Let’s get naked

Wouldn’t it be awesome if this were true? If some techie magazine had an article about being “Naked” or transparent in business practices, and in the article featured a bunch of men, and used a naked photo of one of *them* on the cover? Or a whole office full of cubicles with naked people? Since the article is all about guys anyway, and since it’s a tech magazine not Cosmo, and since there seems to be a dearth of women on its covers in general… WHY go this route?

How can a woman get featured in a tech magazine? Be eye candy.

Even better… be a naked secretary.

How annoying!

I’ve been watching many of my female colleagues get mad about this for weeks. Reasons for *not* getting mad (or for not showing it to male colleagues even if you do get mad) include, as usual, “If you show them that it hurts you, they’ll do it more.” All very well to say when dealing with anonymous trolls, but over time, this is not a productive strategy. It is also not effective when dealing with institutions or organizations more powerful than you are. If it annoys you or you think it’s not funny… say so!

And to guys who ask their female colleagues (or their girlfriends) for confirmation that they’re not sexist… Do you really think you’re going to hear it from them if you are? They already put up with you. They’re not going to be the ones to let you know. They might even have a heavily vested interest in letting you think that you’re not offensive. If they called you on your behavior, you might dismiss them as one of those crazy feminists…

People really aren’t getting the point that it’s about context, and objectification, and exploiting women’s bodies while devaluing their experience, knowledge, and contributions to the field — it’s not about prudery or censorship.

Arrrgh! Why not just throw in a Math is Hard Barbie and some B-list porn stars pretending to install Linux while you’re at it?

Stephanie Quilao puts it really well:

Okay, I get that corporate transparency is an important trend, but why do you have to put a naked woman on the cover to make your point? Why not put one of The Office guys naked on the cover? Oh that’s right! {hit myself on the noggin} It’s because no one wants to see a naked guy on the cover of a business magazine. Naked guys on covers isn’t showy. No it’s gross. But naked chicks, weeell that’s a different pad of sticky notes.

Frankly, I think you were not being creative at all in this cover. It’s familiar boy’s club crap. Yeah, just sex up the receptionist. Why didn’t you throw in the pot of coffee while you were at it? Naked women on business magazines is just wrooooong, and that’s why it’s never been done before by anyone with class. For crying out loud, how can you be so progressive and backwards at the same time? It’s ridiculous Wired people! This just has sexist bad taste written all over it. This is definitely showy but it is by all means NOT smart. I want to unplug you now.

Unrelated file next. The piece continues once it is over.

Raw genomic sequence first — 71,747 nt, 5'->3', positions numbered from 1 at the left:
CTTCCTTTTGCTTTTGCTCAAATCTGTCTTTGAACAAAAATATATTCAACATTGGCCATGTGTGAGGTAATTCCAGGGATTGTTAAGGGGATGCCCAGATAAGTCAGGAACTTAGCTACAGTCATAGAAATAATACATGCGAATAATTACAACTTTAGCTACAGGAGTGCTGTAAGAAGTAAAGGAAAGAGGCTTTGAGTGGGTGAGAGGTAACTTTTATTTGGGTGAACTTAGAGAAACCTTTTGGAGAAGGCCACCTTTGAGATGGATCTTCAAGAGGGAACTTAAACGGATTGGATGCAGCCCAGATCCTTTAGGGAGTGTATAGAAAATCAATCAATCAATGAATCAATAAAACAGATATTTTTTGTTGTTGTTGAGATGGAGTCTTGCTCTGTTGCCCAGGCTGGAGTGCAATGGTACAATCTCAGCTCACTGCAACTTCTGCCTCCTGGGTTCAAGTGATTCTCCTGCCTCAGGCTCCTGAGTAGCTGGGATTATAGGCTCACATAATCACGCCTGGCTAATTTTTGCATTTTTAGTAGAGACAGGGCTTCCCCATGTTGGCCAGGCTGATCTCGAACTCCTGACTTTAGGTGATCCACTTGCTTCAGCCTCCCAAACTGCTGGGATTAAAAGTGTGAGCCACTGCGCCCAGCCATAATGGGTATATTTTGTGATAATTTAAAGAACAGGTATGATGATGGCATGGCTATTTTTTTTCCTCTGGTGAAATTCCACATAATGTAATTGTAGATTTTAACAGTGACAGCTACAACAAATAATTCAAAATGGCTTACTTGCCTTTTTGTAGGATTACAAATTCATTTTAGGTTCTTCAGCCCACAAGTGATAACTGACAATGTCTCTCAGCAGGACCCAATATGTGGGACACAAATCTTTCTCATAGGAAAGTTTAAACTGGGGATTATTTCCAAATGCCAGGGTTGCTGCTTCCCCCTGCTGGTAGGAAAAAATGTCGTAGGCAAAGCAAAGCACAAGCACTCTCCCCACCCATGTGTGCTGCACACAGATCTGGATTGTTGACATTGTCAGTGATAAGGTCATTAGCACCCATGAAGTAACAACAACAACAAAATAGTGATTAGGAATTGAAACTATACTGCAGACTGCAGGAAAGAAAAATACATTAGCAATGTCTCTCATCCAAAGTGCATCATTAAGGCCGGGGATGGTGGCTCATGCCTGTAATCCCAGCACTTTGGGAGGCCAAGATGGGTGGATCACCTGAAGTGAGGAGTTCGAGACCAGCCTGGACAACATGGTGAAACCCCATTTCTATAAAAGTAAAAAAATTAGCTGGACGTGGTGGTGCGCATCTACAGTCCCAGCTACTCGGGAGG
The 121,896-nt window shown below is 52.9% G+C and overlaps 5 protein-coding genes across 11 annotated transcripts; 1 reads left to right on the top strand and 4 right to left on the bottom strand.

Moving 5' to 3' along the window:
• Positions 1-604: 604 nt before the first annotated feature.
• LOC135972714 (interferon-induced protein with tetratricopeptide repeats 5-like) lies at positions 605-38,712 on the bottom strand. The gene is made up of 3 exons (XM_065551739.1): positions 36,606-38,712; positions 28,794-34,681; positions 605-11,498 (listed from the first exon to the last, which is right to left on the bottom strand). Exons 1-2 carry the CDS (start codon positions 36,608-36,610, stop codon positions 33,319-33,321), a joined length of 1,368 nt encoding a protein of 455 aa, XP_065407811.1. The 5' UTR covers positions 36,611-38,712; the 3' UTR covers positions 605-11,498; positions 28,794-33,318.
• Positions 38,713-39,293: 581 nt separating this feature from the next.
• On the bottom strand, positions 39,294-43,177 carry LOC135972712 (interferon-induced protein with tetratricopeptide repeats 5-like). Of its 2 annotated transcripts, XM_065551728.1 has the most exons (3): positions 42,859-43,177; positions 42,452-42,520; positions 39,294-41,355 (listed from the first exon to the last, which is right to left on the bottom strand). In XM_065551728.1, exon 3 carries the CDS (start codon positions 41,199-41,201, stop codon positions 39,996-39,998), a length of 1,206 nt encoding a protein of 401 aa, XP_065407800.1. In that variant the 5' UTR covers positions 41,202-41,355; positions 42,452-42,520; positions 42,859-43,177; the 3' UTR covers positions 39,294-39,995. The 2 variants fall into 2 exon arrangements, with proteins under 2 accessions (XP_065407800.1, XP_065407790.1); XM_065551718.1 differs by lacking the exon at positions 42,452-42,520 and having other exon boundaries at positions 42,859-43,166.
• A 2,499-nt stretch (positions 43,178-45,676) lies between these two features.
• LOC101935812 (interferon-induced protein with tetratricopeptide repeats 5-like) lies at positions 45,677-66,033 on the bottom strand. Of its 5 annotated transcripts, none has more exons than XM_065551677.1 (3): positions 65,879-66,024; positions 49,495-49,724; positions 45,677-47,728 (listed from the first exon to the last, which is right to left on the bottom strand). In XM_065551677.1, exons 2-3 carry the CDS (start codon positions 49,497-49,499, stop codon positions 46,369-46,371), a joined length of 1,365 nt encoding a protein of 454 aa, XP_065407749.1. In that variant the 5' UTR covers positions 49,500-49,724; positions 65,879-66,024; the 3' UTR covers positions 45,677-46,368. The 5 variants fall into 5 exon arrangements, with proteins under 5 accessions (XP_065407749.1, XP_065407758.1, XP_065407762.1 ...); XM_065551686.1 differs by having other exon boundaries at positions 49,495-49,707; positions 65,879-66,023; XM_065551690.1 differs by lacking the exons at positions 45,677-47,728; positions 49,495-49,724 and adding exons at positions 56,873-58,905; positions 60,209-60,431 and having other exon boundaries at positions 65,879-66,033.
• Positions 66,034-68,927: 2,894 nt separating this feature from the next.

And commenter Bianca Reagan adds in response to one of those standard defenses,

The fact that you don’t have a problem with the historical objectification of women says a lot more about you and your complacency than it does about my desire to be seen as a human being with equal rights.

Right on Bianca!

If you’d like to sound off about the cover and have something to say about objectification…. Let the editor of Wired know.

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Increasingly upset about the mean kids

This keeps getting worse and worse. I had read in several places that Maryam Scoble was “mentioned in meankids.org” but that’s got to qualify as one of the worst euphemisms ever. “Mentioned”? For god’s sake people. It’s one of the nastiest pieces of racist, misogynist, cruel, psychotic garbage I’ve ever read. It’s not snark and it’s not satire.

I’d like to know exactly who wrote it. I’d also like to know who thinks it’s funny. Go on, sign your names and stand up proudly to defend your brand of humor. Cowards.

What a fucking outrage. I keep trying to calm down and have perspective, and to say what I’ve got to say about being fearless and not letting this panic people into demanding more closed spaces and less free speech, and I still think that, but then I get mad all over again, and am feeling in the grip of that particular internet outrage obsession where I want to check technorati every 15 minutes and see what else has been revealed, and now that I’ve read this I’m back to square 1 of boiling over with rage.

I’m going to go read Pandagon and poke around in the feminist blogosophere because I think I’m only going to find the rage I need to inhabit there. Maybe Twisty Faster will write something. Tennessee Guerilla Womenzuzu at Feministe

I know that there are people who wish this would blow over. But I think we need to look at the ways racism and misogyny are connected here. I’d like us (“the blogosphere”) to reject racist hate speech very firmly. Fine, let there be free speech and let it exist in some nasty little dark corner of the web where the white power insane-o people lurk. But not anywhere that we approve of and link to, not in our own tech blogger communities.

I think it’s fine for us to do this. I am a harsh critic of my own community as well, as you can see if you look at my calling-out of misogyny from people who came to BlogHer when a bunch of women I consider friends and colleagues talked misogynist smack about the BeJane women from some Microsoft blog, using the rhetoric of woman-hating against them. That wasn’t okay with me either, so I pointed it out.

I’ve been the target of dumb internet name-calling and yeah it bothered me and I whined to anyone who would listen. Yet at the same time I was kind of amused. It never crossed the line into completely cruel. It was just a bunch of people calling me a dumbass. And there was a level on which I not only didn’t mind, I kind of admired them on the principle that I like polemics, I engage in them, and it’s only fair that I be the target of them sometimes, and without polemical writing everyone would be wishy washy and boring and there’d be nothing to take a stance against. However, the instances I’ve seen so far from meankids.org cross the line from satire, humor, and polemics into actual insanity.

Here is a further thought.